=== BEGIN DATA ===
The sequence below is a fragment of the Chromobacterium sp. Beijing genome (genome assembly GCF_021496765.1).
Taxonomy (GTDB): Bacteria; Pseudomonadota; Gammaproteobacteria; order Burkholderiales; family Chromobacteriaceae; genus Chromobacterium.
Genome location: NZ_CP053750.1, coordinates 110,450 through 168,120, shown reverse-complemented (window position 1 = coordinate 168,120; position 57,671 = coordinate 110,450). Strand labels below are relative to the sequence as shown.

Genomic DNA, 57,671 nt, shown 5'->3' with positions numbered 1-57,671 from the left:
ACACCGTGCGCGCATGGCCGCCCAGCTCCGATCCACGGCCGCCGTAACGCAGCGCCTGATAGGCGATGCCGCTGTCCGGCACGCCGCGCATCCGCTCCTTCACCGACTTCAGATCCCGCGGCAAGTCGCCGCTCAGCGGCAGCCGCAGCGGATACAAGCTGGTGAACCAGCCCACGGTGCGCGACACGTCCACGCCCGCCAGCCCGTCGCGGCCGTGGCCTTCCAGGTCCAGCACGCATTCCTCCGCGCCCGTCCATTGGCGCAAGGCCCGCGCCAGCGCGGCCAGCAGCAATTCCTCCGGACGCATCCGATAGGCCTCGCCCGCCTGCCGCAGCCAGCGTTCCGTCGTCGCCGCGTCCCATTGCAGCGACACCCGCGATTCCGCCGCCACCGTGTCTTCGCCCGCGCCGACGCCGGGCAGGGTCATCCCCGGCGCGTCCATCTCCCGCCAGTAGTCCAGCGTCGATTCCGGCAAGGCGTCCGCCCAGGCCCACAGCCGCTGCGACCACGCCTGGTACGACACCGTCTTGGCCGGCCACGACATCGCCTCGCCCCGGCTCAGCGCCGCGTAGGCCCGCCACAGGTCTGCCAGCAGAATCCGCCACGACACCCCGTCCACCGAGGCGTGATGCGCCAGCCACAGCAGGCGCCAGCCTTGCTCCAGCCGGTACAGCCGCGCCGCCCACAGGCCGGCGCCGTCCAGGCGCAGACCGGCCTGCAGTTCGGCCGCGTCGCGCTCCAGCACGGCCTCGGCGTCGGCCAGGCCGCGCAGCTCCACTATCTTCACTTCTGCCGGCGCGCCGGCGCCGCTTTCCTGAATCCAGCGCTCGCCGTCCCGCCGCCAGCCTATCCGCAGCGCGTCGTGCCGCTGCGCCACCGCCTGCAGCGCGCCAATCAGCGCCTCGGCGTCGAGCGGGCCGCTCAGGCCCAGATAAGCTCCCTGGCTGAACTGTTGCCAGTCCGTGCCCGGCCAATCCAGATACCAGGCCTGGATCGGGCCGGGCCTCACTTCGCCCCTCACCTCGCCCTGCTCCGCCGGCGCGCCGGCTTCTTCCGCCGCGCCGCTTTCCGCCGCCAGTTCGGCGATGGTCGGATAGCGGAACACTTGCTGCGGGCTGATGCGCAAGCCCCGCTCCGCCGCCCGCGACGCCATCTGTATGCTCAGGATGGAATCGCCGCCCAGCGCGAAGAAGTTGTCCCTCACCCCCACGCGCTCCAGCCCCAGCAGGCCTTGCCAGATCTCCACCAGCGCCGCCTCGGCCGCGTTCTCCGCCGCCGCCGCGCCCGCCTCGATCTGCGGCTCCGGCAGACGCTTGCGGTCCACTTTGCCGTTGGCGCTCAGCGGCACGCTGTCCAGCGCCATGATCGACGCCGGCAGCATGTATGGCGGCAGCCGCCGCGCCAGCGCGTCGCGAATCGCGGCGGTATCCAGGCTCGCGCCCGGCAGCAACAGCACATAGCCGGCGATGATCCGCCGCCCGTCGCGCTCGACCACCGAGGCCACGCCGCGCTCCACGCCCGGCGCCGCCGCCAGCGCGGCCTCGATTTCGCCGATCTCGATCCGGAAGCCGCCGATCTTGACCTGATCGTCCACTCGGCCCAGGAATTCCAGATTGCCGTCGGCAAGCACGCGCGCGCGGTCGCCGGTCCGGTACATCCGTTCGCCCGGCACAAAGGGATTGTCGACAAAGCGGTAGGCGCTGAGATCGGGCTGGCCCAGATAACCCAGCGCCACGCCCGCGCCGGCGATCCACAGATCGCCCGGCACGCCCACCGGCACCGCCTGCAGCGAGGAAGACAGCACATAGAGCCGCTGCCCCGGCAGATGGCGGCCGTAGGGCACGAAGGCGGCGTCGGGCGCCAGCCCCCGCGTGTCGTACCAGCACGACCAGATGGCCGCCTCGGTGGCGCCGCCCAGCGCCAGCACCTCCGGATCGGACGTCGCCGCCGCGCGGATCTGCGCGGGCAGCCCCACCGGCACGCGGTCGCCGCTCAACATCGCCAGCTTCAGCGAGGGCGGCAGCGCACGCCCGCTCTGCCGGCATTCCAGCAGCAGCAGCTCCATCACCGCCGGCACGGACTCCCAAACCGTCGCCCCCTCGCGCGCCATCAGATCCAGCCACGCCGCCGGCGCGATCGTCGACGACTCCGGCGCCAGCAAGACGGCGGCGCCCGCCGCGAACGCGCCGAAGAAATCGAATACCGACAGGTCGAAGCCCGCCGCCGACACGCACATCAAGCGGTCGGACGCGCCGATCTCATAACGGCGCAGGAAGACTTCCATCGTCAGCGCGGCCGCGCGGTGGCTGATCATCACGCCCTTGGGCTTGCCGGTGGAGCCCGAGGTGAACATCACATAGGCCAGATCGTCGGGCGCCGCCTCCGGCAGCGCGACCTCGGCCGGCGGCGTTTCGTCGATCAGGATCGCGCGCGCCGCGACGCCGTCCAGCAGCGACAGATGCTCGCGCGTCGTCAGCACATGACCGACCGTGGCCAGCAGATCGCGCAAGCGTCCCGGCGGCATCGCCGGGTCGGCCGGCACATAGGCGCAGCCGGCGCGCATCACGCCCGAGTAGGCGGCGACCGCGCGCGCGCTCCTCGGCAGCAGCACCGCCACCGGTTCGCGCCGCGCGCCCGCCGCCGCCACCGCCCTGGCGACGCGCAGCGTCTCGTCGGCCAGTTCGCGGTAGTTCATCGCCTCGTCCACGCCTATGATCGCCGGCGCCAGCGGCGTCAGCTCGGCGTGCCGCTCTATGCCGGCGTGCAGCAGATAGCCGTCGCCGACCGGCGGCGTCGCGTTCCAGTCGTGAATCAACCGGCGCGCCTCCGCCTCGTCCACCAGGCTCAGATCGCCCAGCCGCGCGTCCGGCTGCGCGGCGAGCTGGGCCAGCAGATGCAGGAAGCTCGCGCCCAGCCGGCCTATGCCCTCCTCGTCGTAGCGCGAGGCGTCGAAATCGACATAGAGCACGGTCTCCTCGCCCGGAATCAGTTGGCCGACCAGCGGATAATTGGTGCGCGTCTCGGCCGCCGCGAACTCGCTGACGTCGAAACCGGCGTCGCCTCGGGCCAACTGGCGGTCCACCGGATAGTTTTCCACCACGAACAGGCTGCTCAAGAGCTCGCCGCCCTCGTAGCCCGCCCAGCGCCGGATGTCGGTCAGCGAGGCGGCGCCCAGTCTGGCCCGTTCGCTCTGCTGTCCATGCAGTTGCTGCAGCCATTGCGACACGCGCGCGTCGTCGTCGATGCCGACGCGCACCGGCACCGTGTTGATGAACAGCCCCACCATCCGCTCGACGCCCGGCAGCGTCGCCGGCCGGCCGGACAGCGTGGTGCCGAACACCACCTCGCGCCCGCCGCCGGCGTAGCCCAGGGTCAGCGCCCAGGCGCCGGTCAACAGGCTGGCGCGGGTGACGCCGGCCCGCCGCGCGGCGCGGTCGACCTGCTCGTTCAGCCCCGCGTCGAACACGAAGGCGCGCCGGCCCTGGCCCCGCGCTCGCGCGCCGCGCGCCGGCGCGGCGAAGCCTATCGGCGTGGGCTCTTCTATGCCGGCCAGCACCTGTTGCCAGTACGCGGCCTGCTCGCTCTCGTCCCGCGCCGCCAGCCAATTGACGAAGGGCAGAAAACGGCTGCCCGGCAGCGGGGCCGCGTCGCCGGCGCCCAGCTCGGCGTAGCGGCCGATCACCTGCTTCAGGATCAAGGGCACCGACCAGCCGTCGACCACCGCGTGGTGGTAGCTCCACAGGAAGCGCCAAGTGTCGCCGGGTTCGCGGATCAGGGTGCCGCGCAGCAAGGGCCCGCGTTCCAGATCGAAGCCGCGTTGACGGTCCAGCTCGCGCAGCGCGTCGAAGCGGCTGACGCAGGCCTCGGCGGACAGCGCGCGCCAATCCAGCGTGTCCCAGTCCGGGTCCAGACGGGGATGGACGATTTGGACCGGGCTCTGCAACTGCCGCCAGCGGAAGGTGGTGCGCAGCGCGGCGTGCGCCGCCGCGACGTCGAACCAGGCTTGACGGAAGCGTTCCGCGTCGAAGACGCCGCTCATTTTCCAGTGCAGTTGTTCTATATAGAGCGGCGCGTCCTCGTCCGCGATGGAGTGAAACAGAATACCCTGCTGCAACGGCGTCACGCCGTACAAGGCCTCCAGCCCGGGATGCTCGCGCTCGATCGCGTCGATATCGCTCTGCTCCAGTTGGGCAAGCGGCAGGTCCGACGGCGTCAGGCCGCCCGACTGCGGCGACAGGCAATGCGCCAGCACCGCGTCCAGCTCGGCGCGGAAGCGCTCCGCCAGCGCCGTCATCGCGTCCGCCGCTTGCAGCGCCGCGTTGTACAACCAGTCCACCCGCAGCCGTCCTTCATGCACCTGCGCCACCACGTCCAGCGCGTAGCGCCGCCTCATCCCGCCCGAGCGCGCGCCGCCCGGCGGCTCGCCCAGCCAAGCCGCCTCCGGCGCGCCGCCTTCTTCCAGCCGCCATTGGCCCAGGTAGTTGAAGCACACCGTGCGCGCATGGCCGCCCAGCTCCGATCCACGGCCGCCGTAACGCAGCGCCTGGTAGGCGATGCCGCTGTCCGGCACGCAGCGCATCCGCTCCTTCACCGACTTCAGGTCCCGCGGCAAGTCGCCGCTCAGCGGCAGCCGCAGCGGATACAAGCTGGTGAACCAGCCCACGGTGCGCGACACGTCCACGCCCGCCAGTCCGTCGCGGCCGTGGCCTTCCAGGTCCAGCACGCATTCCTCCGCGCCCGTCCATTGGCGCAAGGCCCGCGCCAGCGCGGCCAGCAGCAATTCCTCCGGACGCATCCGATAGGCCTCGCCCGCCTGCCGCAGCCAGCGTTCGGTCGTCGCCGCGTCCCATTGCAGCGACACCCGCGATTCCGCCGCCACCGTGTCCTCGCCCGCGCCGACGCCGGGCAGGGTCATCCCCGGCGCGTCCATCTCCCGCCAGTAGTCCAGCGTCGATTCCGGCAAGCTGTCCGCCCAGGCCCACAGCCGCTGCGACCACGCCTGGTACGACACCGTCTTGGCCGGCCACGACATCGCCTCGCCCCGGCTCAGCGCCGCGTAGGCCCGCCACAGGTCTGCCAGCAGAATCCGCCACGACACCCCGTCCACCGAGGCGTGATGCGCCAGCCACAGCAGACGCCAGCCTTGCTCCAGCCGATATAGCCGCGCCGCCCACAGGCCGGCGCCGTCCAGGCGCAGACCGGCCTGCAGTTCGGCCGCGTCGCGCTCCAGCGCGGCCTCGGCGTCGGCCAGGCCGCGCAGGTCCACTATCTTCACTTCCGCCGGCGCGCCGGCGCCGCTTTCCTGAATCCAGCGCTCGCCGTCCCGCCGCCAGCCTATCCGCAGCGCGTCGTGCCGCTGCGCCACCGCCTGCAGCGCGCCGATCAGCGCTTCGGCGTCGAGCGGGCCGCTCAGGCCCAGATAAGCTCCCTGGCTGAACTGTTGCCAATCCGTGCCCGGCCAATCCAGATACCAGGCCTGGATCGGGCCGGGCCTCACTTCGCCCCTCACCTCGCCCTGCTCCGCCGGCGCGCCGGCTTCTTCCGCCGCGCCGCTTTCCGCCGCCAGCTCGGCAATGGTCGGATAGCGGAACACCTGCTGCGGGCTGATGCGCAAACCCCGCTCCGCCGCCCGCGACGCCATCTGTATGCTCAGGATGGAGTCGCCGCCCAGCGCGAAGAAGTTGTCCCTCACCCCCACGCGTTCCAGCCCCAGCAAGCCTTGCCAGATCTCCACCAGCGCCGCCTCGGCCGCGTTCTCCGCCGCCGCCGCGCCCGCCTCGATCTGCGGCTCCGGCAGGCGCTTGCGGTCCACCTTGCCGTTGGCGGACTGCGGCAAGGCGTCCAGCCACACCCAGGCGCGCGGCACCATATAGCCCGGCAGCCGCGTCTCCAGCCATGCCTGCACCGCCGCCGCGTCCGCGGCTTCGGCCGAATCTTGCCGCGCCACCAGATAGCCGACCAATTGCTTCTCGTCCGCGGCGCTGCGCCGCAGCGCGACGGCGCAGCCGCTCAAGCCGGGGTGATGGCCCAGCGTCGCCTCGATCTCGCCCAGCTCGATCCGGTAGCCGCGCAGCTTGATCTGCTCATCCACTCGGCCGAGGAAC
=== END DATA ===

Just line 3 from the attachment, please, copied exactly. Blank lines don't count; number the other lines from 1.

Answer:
Genome location: NZ_CP053750.1, coordinates 110,450 through 168,120, shown reverse-complemented (window position 1 = coordinate 168,120; position 57,671 = coordinate 110,450). Strand labels below are relative to the sequence as shown.